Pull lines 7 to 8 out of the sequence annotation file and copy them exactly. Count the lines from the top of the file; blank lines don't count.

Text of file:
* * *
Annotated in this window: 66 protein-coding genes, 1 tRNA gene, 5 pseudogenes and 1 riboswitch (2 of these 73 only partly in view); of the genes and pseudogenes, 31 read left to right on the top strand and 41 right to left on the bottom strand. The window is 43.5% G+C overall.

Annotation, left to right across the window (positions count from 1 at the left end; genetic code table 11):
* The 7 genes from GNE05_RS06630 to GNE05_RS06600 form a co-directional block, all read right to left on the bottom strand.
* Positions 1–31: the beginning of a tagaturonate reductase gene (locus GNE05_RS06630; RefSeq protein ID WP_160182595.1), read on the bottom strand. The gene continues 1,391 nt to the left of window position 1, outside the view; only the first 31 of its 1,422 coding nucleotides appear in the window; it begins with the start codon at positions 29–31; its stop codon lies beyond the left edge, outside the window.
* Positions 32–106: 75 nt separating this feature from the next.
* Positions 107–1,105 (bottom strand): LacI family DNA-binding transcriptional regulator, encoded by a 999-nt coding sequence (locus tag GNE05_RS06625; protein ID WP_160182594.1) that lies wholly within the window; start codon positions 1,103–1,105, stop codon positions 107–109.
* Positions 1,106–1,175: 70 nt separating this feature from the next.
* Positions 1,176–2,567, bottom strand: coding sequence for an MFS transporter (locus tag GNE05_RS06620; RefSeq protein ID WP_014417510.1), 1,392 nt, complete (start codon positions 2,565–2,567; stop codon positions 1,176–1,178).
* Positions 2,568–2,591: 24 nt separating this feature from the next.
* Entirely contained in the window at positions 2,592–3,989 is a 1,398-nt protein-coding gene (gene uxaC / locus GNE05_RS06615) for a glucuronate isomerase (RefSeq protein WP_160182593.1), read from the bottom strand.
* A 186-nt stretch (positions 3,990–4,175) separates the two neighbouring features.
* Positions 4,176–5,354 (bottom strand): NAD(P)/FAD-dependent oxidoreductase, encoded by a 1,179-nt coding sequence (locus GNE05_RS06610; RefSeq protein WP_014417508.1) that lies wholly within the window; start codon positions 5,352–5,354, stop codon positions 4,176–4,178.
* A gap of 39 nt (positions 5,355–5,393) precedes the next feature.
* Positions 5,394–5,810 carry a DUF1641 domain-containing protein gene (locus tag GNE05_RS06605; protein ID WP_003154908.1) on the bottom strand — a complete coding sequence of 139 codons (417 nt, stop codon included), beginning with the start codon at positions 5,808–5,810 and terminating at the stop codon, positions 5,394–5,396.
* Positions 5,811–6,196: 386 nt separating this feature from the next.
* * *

* Positions 1,106–1,175: 70 nt separating this feature from the next.
* Positions 1,176–2,567, bottom strand: coding sequence for an MFS transporter (locus tag GNE05_RS06620; RefSeq protein ID WP_014417510.1), 1,392 nt, complete (start codon positions 2,565–2,567; stop codon positions 1,176–1,178).